Beliefnet
Letting Go with Guy Finley

Question: I have been a student of self-help and other personal development genres for over 30 years. I have always had a conflict between using unconscious processes (hypnosis, etc.) vs. conscious awareness processes to facilitate change. Which is the proper avenue? Is there an exercise or technique you could suggest to help me stay aware of myself in the present moment?

Answer: It’s madness to surrender your mind to what anyone would have you believe is best for you, let alone grant someone, some program unrestricted access into the mind’s sensitive matrix. But, as always, everything depends on what one really wants from life. If it’s freedom you seek, a love without the painful presence of vacillating and contradictory opposites, a relationship with the compassionate Intelligence behind your own existence, then… without exception, all so-called “programs” designed to act upon and facilitate changes in one’s sub-consciousness are, at best, hopelessly incomplete; at the worst, they are potentially dangerous in ways too many to explain here.

But, consider the following: How can some “program” (regardless how sophisticated) undo the negative effects of yet another program… when the secret and true source of our pain, conflict, and limitation in life is as follows: we have been made an unwitting captive of our own unconscious nature that, in turn, has literally imprisoned itself (in an infinite number of programs) in the first place. Not to mention the unspoken assumption that the minds behind the creation of these so-called self-empowering programs are conscious ones… which they are not. How can one know whether this assertion is true or not? Freedom, love, compassion, peace, contentment are not the expression of a program; these are living and vibrant states of consciousness that can no more be programmed than a star can be commanded to shine because one wills it so. A computer has a program, a train runs on a schedule; the human mind is intended to be a reflection of creation itself, an ever-changing expression of infinite possibilities that never unfold in a knowable way.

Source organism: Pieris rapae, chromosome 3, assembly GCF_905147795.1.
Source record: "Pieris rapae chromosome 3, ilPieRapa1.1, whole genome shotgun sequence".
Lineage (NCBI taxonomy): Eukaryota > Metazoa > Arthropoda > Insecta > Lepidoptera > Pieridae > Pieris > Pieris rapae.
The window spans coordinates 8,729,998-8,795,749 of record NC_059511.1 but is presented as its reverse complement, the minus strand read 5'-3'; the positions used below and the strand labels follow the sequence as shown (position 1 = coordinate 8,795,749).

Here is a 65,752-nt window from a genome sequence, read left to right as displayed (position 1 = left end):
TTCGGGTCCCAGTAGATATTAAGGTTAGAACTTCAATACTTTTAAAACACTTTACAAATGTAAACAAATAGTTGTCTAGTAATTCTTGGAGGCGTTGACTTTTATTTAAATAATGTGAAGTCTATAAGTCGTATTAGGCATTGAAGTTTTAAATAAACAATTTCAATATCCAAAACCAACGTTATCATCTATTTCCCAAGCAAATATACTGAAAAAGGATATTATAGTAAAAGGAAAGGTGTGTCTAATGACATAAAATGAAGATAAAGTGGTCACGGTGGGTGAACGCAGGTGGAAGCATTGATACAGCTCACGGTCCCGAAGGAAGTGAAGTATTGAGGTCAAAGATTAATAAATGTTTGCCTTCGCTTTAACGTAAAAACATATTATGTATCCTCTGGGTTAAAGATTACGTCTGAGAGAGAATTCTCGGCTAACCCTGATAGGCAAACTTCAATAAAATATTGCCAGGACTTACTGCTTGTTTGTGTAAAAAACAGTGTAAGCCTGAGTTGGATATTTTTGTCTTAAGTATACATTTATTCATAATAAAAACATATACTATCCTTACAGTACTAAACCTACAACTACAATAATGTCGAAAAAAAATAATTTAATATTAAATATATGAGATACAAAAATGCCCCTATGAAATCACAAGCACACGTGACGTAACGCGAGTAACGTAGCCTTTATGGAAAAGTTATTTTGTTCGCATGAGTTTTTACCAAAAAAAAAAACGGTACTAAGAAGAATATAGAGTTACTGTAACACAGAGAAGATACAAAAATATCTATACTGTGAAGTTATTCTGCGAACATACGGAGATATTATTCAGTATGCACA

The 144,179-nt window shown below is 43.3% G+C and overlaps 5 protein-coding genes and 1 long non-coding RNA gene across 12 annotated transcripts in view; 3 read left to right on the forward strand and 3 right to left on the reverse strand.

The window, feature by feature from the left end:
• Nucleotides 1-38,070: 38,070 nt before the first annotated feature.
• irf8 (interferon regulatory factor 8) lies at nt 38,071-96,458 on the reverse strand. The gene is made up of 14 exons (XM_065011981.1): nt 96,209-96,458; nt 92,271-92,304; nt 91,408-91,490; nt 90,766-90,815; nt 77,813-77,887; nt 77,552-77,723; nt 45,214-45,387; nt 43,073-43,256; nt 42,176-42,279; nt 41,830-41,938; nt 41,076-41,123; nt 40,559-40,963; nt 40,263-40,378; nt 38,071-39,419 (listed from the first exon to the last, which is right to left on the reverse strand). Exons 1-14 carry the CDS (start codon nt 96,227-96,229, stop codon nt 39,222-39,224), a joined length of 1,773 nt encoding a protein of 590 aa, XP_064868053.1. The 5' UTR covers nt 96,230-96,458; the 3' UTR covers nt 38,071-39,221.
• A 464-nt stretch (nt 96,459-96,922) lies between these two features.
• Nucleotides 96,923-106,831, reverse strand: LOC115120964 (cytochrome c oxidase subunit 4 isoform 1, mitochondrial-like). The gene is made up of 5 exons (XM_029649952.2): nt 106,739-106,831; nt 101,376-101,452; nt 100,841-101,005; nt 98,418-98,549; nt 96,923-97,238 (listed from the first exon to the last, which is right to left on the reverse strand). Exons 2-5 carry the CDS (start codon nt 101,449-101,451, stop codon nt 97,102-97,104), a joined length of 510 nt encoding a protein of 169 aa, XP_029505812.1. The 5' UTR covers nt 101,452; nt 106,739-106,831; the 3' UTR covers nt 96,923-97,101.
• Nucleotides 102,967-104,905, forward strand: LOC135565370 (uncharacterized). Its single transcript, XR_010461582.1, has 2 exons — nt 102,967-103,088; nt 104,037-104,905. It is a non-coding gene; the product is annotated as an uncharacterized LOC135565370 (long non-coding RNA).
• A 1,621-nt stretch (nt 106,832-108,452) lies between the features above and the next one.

As for how to stay more present to yourself, here’s the main idea: true exercises, etc. can be valuable when applied accurately. However, no matter how initially stimulating these exercise may be, it is our tendency to become bored with them and want something new again. This cycle can become a prison greater than the one a person hopes to escape through such regimes. What we need most of all isn’t some new way to stay awake, but a greater need itself (to be present to ourselves). This new and heightened need is the (spiritually) natural result of seeing what happens to us when we fall asleep, when we aren’t attentive to life. Start there… and stay there: the more you are willing to watch yourself, the greater grows your need to be watchful — along with the commensurate power required — to see what is necessary, true, and kind for yourself and all involved.

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